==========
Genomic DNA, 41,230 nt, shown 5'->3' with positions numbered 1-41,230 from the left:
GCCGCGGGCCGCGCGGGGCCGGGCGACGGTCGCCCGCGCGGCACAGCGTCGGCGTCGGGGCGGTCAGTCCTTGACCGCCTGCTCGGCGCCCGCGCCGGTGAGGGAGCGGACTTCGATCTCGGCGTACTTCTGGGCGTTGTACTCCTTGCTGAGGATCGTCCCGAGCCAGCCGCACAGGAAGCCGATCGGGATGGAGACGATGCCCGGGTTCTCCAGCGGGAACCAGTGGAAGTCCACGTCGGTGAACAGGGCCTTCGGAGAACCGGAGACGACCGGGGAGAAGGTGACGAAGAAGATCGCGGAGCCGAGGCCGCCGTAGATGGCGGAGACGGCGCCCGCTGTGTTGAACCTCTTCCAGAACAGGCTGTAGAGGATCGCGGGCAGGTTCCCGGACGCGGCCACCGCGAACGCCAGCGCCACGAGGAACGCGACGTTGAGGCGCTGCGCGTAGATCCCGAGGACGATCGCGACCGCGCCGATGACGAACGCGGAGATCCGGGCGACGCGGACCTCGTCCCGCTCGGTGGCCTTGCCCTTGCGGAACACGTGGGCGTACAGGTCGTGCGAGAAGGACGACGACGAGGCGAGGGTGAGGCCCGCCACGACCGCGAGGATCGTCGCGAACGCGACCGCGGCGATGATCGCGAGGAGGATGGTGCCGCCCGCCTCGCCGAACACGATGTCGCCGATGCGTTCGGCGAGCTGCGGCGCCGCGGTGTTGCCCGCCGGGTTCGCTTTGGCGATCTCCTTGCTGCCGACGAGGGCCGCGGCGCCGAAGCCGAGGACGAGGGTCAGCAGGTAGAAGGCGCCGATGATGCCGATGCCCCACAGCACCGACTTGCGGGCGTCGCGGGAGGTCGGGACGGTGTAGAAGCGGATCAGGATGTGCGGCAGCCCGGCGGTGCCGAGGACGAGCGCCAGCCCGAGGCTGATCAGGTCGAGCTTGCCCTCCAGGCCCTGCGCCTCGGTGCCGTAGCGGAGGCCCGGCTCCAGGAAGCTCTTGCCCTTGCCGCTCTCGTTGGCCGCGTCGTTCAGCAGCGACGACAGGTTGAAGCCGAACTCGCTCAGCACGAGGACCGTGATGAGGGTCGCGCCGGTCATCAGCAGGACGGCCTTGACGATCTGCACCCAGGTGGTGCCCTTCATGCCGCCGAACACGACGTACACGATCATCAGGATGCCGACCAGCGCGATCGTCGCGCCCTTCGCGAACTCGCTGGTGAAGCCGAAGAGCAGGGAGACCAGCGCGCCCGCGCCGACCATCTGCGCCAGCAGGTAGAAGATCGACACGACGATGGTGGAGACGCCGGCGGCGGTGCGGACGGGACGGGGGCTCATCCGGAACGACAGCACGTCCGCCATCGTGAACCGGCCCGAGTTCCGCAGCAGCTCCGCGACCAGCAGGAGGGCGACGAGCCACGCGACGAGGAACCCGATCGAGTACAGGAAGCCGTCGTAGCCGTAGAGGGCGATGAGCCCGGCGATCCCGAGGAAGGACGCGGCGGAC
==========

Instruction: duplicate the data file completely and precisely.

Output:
Genomic DNA, 41,230 nt, shown 5'->3' with positions numbered 1-41,230 from the left:
GCCGCGGGCCGCGCGGGGCCGGGCGACGGTCGCCCGCGCGGCACAGCGTCGGCGTCGGGGCGGTCAGTCCTTGACCGCCTGCTCGGCGCCCGCGCCGGTGAGGGAGCGGACTTCGATCTCGGCGTACTTCTGGGCGTTGTACTCCTTGCTGAGGATCGTCCCGAGCCAGCCGCACAGGAAGCCGATCGGGATGGAGACGATGCCCGGGTTCTCCAGCGGGAACCAGTGGAAGTCCACGTCGGTGAACAGGGCCTTCGGAGAACCGGAGACGACCGGGGAGAAGGTGACGAAGAAGATCGCGGAGCCGAGGCCGCCGTAGATGGCGGAGACGGCGCCCGCTGTGTTGAACCTCTTCCAGAACAGGCTGTAGAGGATCGCGGGCAGGTTCCCGGACGCGGCCACCGCGAACGCCAGCGCCACGAGGAACGCGACGTTGAGGCGCTGCGCGTAGATCCCGAGGACGATCGCGACCGCGCCGATGACGAACGCGGAGATCCGGGCGACGCGGACCTCGTCCCGCTCGGTGGCCTTGCCCTTGCGGAACACGTGGGCGTACAGGTCGTGCGAGAAGGACGACGACGAGGCGAGGGTGAGGCCCGCCACGACCGCGAGGATCGTCGCGAACGCGACCGCGGCGATGATCGCGAGGAGGATGGTGCCGCCCGCCTCGCCGAACACGATGTCGCCGATGCGTTCGGCGAGCTGCGGCGCCGCGGTGTTGCCCGCCGGGTTCGCTTTGGCGATCTCCTTGCTGCCGACGAGGGCCGCGGCGCCGAAGCCGAGGACGAGGGTCAGCAGGTAGAAGGCGCCGATGATGCCGATGCCCCACAGCACCGACTTGCGGGCGTCGCGGGAGGTCGGGACGGTGTAGAAGCGGATCAGGATGTGCGGCAGCCCGGCGGTGCCGAGGACGAGCGCCAGCCCGAGGCTGATCAGGTCGAGCTTGCCCTCCAGGCCCTGCGCCTCGGTGCCGTAGCGGAGGCCCGGCTCCAGGAAGCTCTTGCCCTTGCCGCTCTCGTTGGCCGCGTCGTTCAGCAGCGACGACAGGTTGAAGCCGAACTCGCTCAGCACGAGGACCGTGATGAGGGTCGCGCCGGTCATCAGCAGGACGGCCTTGACGATCTGCACCCAGGTGGTGCCCTTCATGCCGCCGAACACGACGTACACGATCATCAGGATGCCGACCAGCGCGATCGTCGCGCCCTTCGCGAACTCGCTGGTGAAGCCGAAGAGCAGGGAGACCAGCGCGCCCGCGCCGACCATCTGCGCCAGCAGGTAGAAGATCGACACGACGATGGTGGAGACGCCGGCGGCGGTGCGGACGGGACGGGGGCTCATCCGGAACGACAGCACGTCCGCCATCGTGAACCGGCCCGAGTTCCGCAGCAGCTCCGCGACCAGCAGGAGGGCGACGAGCCACGCGACGAGGAACCCGATCGAGTACAGGAAGCCGTCGTAGCCGTAGAGGGCGATGAGCCCGGCGATCCCGAGGAAGGACGCGGCGGAC